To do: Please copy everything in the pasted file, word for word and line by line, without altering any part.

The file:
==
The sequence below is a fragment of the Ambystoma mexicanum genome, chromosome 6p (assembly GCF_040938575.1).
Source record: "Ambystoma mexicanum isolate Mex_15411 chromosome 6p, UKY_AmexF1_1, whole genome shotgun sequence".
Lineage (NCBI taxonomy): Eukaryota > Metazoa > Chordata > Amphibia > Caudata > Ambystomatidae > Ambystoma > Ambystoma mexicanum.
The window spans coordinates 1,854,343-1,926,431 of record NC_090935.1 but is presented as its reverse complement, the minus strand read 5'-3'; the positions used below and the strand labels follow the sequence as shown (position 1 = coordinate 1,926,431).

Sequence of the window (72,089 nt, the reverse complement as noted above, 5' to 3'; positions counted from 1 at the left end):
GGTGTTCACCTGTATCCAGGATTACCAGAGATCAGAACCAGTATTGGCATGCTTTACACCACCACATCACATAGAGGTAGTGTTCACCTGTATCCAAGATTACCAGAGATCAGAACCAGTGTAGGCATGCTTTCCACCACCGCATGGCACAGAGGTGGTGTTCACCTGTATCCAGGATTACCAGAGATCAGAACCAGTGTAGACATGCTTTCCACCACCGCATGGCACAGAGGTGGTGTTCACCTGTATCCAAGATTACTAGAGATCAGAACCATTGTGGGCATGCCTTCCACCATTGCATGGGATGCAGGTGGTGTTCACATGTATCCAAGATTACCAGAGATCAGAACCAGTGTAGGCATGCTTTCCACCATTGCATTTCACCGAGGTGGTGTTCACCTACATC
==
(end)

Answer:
The sequence below is a fragment of the Ambystoma mexicanum genome, chromosome 6p (assembly GCF_040938575.1).
Source record: "Ambystoma mexicanum isolate Mex_15411 chromosome 6p, UKY_AmexF1_1, whole genome shotgun sequence".
Lineage (NCBI taxonomy): Eukaryota > Metazoa > Chordata > Amphibia > Caudata > Ambystomatidae > Ambystoma > Ambystoma mexicanum.
The window spans coordinates 1,854,343-1,926,431 of record NC_090935.1 but is presented as its reverse complement, the minus strand read 5'-3'; the positions used below and the strand labels follow the sequence as shown (position 1 = coordinate 1,926,431).

Sequence of the window (72,089 nt, the reverse complement as noted above, 5' to 3'; positions counted from 1 at the left end):
GGTGTTCACCTGTATCCAGGATTACCAGAGATCAGAACCAGTATTGGCATGCTTTACACCACCACATCACATAGAGGTAGTGTTCACCTGTATCCAAGATTACCAGAGATCAGAACCAGTGTAGGCATGCTTTCCACCACCGCATGGCACAGAGGTGGTGTTCACCTGTATCCAGGATTACCAGAGATCAGAACCAGTGTAGACATGCTTTCCACCACCGCATGGCACAGAGGTGGTGTTCACCTGTATCCAAGATTACTAGAGATCAGAACCATTGTGGGCATGCCTTCCACCATTGCATGGGATGCAGGTGGTGTTCACATGTATCCAAGATTACCAGAGATCAGAACCAGTGTAGGCATGCTTTCCACCATTGCATTTCACCGAGGTGGTGTTCACCTACATC